Personally I would give the following a try:
- Install python and the library xlrd once python is installed you can do this with
pip install xlrd.
- On each USB stick have a file that uniquely identifies that stick and another that lists the files and their MD5 values, (we will get to why a little further on), currently on the stick
- In the spreadsheet, assuming that it is organised with one column for each location and one row for each item, have a, possibly hidden, row that gives the same identifiers as the USB sticks have.
- In the spreadsheet have a second sheet that lists the sources for the content, again each with a unique identifier the origin path, the destination path and the MD5 of the original file.
- Make sure that the unique identifiers match those in a, possibly hidden, column on the spreadsheet.
- Write a little python script to:
- Get the date/time on the Excel spreadsheet file,
- parse the spreadsheet page 2 into a dictionary of the unique media identifiers to their MD5, origin & target locations plus
- to parse page 1 into a dictionary of the unique USB identifiers to the unique media identifiers that are required, i.e. those that have True/Yes/1 for that media item in the column for that USB device.
- Save all 3 data structures into a pickle file for later use.
- Write another python script to read the spreadsheet file date/time from both the pickle file and the spreadsheet and if they don't match to call your first script and then re-read the pickle file this will make sure that your data is current & correct.
- You second script should then run through a list of potential USB locations, (typically E:, F:, etc. on Windows), looking for the file with the USB drive identifier in and for each that it finds one it can launch a separate thread/process, see multiprocessing, to:
- read the current contents file,
- compare it to the dictionary entry for that USB drive,
- delete any files on the USB drive that are either not in the dictionary entry, or have the wrong MD5 value - this value is used so that file which have been updated but not renamed will get replaced and then
- copy to the USB drive the files that were missing or have a different MD5 value.
- Finally it should re-write the contents file to the USB drive.
Note I have assumed that your spreadsheet is organised in columns for each location, (i.e. USB device), and rows for each media item but obviously you could swap these around if your spreadsheet is organised otherwise.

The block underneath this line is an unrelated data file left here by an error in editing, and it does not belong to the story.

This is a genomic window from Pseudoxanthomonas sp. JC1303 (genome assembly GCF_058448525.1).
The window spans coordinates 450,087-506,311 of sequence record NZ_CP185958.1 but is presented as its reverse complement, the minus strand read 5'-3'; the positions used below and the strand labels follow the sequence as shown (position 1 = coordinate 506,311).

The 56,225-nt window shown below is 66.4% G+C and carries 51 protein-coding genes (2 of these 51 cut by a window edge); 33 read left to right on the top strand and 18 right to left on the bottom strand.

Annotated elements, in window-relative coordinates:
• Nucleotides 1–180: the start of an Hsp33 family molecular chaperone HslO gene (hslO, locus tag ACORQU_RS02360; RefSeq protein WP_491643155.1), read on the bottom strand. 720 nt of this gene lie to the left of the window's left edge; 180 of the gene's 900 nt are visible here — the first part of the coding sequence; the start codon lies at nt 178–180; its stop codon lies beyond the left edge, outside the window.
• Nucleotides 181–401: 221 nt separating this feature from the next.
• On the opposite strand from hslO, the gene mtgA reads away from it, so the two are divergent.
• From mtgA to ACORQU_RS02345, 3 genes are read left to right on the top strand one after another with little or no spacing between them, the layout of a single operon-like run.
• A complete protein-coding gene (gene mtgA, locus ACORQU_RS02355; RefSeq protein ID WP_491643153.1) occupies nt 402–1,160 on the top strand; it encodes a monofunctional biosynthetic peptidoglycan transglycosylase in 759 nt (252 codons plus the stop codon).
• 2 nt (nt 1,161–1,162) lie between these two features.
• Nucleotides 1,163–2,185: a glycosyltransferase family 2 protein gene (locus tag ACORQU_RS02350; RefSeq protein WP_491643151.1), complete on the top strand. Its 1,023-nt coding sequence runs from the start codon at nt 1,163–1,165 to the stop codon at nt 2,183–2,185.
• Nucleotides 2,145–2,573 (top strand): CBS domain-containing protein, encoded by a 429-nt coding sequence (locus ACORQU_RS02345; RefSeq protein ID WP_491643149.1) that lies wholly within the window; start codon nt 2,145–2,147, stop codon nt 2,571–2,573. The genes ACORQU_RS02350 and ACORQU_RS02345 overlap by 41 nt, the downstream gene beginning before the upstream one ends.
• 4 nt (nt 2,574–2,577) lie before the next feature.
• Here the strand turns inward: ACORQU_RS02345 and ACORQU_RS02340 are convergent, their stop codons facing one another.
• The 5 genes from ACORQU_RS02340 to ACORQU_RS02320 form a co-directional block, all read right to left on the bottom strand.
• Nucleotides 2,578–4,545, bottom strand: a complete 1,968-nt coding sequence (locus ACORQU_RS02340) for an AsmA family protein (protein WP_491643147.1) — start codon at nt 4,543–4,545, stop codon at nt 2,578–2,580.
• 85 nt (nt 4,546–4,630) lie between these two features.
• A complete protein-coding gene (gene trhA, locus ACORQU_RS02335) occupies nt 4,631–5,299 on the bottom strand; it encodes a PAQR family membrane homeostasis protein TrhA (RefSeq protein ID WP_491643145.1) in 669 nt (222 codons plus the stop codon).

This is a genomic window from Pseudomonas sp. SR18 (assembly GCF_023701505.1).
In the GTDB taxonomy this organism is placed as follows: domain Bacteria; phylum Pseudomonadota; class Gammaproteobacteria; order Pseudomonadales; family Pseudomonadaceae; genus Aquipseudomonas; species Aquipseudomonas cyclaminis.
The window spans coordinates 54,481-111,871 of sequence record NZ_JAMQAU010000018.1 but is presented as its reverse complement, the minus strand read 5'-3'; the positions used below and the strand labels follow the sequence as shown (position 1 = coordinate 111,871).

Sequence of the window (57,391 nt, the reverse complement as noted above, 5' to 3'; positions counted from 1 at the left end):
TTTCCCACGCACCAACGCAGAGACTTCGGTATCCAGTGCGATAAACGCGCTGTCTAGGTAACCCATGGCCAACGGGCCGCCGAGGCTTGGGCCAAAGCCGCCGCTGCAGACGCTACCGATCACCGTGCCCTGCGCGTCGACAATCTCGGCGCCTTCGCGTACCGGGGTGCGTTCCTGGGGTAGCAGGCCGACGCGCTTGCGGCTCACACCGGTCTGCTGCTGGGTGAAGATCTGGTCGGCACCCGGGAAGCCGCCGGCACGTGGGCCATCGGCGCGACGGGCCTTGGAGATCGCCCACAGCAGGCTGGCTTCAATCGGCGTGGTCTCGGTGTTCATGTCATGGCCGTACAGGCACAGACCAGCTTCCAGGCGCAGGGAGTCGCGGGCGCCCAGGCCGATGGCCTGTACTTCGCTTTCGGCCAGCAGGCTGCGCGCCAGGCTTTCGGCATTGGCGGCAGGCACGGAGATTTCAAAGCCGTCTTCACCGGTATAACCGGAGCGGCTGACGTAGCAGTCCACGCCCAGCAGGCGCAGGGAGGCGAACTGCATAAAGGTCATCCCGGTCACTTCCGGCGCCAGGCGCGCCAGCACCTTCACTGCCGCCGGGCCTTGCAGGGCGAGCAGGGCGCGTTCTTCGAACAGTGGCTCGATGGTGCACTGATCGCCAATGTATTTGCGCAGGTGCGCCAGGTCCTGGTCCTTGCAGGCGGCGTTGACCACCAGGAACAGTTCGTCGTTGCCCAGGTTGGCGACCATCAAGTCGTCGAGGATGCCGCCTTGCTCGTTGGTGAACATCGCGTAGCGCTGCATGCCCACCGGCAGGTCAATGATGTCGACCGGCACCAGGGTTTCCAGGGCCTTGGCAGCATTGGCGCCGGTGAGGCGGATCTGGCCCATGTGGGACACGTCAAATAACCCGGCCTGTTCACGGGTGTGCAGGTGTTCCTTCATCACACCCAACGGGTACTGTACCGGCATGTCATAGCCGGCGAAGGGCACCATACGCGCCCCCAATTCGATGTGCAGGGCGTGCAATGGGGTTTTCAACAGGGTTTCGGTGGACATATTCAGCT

An experience python programmer could probably knock this up in an hour or so but, with the steps above, a total beginner should be able to manage it in a day.
Using multiprocessing means that up to the number of cores your machine has available can be used at once, one for each USB found. Deleting the mismatched MD5 files first, at the same time as the no longer required files, ensures that fresh copies are installed but maintaining a list of the current content on the drive will minimise the operations that need to be performed and make the process as fast as possible.
You will probably also wish to have a create_usb script which will take the drive letter that a new USB is connected to and a new, (or reused if one of the current devices has been lost or damaged), unique USB ID and then:
- formats the device
- creates the identifier file plus a blank table of contents
- Invokes the same process as above to populate the contents.
Python & the xlrd library are Free, Gratis & Open Source. Both are cross platform and do not need a copy of Excel to work.
Once you have the above scripts you could even consider putting the excel spreadsheet and media content onto a network drive and connecting some Raspberry Pi 2/3 devices, to the same network. The Raspberry Pi is very reasonably priced and has a network connection plus 4 USB ports so each device could handle several drives at once. You python script with a couple of minor changes, (USB drives do not have letters under Raspbian, the network drive would have to be accessed plus I would suggest that if all jobs are done it should wait a short time then re-scan the potential drives), would then be able to do the job unattended possibly sending out a mail when all/each connected drives has been done or using the GPIO to light an LED for each socket when done. This would probably be slower for each individual drive but given the price of them, (currently about £40/$50), for a starter kit with a card, case, PSU & uSD card with the OS and cables or you can stack them), you could massively parallel your process. The case below would stack 4 Raspberry Pi boards potentially giving 16 sticks being written at once for under $300 outlay.